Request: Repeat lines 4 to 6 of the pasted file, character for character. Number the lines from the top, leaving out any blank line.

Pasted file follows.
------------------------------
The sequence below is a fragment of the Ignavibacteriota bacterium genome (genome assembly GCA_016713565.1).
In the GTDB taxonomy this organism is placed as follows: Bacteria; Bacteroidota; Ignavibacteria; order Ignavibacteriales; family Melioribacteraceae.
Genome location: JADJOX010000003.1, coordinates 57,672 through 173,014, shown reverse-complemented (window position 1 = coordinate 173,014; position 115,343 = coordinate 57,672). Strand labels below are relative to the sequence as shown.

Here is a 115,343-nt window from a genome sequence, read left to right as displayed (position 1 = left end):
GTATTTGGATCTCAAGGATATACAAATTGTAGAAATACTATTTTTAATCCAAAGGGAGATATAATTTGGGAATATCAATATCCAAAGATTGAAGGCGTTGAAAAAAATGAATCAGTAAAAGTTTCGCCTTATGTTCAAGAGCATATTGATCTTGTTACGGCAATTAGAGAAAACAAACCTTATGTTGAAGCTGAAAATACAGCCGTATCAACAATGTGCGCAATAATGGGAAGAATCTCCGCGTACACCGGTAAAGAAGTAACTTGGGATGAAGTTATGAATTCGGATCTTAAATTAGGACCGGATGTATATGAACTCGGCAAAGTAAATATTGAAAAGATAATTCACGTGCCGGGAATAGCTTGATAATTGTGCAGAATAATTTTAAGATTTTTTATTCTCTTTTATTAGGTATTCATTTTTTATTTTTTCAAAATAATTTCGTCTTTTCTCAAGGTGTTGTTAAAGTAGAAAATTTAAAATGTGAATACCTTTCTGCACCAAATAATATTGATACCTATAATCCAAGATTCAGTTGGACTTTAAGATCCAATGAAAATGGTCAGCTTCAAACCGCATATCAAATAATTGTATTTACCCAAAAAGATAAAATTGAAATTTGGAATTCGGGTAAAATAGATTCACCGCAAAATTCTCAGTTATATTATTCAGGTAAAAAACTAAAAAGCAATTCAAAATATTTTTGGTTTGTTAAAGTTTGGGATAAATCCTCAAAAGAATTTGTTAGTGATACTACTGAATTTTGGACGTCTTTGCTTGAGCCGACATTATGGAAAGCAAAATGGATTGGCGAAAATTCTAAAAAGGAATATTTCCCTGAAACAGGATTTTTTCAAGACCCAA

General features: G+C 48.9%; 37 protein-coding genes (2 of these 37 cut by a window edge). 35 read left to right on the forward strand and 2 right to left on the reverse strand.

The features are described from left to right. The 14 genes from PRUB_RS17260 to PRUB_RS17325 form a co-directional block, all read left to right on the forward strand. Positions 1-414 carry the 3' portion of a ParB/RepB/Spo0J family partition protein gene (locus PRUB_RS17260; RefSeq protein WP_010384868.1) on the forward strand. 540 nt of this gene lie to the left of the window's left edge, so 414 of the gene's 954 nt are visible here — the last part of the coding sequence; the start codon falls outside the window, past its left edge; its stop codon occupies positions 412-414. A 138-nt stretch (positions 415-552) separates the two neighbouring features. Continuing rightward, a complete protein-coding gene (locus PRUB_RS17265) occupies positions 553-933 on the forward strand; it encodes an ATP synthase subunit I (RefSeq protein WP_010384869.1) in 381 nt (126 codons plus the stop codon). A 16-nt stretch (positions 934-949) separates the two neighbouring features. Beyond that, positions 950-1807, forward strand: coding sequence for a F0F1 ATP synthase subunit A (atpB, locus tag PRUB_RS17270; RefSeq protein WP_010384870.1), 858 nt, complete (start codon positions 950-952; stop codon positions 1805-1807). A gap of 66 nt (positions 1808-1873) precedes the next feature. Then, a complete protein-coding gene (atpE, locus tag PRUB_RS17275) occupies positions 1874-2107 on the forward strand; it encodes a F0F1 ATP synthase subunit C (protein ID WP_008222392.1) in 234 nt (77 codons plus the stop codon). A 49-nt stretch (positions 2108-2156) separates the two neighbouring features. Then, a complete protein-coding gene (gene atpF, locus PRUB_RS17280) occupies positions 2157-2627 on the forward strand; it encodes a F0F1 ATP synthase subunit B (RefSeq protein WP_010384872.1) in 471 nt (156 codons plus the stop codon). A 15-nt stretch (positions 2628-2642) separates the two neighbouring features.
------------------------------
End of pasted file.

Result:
Here is a 115,343-nt window from a genome sequence, read left to right as displayed (position 1 = left end):
GTATTTGGATCTCAAGGATATACAAATTGTAGAAATACTATTTTTAATCCAAAGGGAGATATAATTTGGGAATATCAATATCCAAAGATTGAAGGCGTTGAAAAAAATGAATCAGTAAAAGTTTCGCCTTATGTTCAAGAGCATATTGATCTTGTTACGGCAATTAGAGAAAACAAACCTTATGTTGAAGCTGAAAATACAGCCGTATCAACAATGTGCGCAATAATGGGAAGAATCTCCGCGTACACCGGTAAAGAAGTAACTTGGGATGAAGTTATGAATTCGGATCTTAAATTAGGACCGGATGTATATGAACTCGGCAAAGTAAATATTGAAAAGATAATTCACGTGCCGGGAATAGCTTGATAATTGTGCAGAATAATTTTAAGATTTTTTATTCTCTTTTATTAGGTATTCATTTTTTATTTTTTCAAAATAATTTCGTCTTTTCTCAAGGTGTTGTTAAAGTAGAAAATTTAAAATGTGAATACCTTTCTGCACCAAATAATATTGATACCTATAATCCAAGATTCAGTTGGACTTTAAGATCCAATGAAAATGGTCAGCTTCAAACCGCATATCAAATAATTGTATTTACCCAAAAAGATAAAATTGAAATTTGGAATTCGGGTAAAATAGATTCACCGCAAAATTCTCAGTTATATTATTCAGGTAAAAAACTAAAAAGCAATTCAAAATATTTTTGGTTTGTTAAAGTTTGGGATAAATCCTCAAAAGAATTTGTTAGTGATACTACTGAATTTTGGACGTCTTTGCTTGAGCCGACATTATGGAAAGCAAAATGGATTGGCGAAAATTCTAAAAAGGAATATTTCCCTGAAACAGGATTTTTTCAAGACCCAA

General features: G+C 48.9%; 37 protein-coding genes (2 of these 37 cut by a window edge). 35 read left to right on the forward strand and 2 right to left on the reverse strand.